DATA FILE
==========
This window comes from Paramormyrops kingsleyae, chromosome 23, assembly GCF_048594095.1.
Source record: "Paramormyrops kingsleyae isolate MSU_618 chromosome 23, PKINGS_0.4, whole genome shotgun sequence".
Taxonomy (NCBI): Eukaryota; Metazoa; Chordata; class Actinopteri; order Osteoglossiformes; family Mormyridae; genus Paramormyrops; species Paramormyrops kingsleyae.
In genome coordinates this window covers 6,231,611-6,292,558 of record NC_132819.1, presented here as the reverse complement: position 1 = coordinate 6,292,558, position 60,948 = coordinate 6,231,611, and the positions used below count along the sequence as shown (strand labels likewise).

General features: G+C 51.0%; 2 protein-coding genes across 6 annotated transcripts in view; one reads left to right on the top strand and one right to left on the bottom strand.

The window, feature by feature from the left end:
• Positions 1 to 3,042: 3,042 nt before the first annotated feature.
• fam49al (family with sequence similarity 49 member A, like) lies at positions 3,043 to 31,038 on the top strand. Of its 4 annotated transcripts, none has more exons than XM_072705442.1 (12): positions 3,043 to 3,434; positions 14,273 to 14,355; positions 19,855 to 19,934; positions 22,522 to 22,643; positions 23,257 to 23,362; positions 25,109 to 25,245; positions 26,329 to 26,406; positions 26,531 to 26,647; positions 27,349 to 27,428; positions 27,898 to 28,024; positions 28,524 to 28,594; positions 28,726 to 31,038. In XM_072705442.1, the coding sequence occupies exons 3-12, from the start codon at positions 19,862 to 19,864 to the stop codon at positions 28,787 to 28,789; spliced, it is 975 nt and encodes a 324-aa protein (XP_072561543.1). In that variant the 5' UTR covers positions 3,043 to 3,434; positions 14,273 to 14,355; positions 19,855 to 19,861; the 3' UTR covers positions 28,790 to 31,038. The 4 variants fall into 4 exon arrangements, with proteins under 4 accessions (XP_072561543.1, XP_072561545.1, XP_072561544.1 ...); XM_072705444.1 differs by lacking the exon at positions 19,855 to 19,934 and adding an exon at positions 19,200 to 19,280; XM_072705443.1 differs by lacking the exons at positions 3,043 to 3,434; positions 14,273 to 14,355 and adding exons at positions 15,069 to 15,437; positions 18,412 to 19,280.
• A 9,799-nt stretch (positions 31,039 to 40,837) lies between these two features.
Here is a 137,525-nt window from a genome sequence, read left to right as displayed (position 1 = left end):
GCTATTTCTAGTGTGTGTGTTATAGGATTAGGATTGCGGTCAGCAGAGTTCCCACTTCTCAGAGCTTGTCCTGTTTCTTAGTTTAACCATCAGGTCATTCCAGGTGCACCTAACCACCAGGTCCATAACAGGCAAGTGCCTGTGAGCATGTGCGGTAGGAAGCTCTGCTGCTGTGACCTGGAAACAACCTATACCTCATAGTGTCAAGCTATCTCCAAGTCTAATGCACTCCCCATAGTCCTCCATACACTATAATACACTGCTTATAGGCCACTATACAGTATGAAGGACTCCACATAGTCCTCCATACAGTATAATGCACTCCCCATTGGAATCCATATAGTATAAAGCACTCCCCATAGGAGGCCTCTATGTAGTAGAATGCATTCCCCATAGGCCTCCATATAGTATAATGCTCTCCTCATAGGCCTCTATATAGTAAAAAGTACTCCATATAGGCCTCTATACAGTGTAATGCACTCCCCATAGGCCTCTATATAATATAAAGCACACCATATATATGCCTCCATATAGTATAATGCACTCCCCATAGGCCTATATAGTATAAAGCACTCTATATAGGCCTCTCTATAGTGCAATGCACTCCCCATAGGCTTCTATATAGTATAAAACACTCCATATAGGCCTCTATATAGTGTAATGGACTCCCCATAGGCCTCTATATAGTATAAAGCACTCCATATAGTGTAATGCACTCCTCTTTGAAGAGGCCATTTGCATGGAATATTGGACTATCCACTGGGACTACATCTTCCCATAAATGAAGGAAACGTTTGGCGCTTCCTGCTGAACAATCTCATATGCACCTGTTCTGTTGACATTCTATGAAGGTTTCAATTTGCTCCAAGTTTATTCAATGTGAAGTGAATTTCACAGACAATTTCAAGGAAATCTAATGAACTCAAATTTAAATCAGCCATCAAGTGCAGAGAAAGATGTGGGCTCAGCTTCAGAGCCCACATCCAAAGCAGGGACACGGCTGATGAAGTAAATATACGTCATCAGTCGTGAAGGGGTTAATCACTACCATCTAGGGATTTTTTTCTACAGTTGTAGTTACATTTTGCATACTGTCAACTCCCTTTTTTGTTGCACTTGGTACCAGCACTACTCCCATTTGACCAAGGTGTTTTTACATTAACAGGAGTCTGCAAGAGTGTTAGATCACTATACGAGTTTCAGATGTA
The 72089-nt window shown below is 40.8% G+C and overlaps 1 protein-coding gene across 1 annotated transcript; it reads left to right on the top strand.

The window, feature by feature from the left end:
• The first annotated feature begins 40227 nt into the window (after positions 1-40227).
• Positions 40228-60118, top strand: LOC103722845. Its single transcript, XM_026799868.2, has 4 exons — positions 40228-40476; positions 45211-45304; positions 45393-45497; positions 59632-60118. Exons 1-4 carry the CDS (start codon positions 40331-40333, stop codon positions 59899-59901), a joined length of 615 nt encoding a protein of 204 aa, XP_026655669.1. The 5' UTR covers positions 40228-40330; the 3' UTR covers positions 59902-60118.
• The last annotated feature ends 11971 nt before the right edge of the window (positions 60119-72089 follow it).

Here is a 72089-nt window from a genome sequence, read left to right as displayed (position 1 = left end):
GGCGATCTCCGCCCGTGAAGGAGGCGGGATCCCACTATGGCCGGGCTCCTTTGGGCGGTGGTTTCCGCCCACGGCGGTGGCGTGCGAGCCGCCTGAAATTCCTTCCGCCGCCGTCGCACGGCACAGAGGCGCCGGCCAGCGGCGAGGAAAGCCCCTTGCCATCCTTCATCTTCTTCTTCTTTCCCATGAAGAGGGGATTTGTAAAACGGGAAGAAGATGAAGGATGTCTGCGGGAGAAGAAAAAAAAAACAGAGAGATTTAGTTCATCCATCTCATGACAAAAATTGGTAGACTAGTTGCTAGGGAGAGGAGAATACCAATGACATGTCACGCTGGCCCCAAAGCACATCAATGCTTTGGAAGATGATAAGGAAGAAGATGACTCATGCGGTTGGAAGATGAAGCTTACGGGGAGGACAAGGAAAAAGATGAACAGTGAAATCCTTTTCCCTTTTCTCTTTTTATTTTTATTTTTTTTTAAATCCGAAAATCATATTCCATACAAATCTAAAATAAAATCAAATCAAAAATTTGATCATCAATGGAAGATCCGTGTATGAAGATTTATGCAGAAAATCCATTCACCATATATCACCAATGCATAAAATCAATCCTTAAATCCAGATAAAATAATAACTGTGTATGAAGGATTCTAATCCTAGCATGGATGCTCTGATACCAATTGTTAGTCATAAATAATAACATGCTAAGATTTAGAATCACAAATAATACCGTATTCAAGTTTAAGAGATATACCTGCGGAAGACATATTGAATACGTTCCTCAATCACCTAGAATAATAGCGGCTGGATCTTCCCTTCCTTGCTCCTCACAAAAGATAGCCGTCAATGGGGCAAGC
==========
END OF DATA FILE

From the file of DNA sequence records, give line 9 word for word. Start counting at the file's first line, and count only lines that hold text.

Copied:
• A 9,799-nt stretch (positions 31,039 to 40,837) lies between these two features.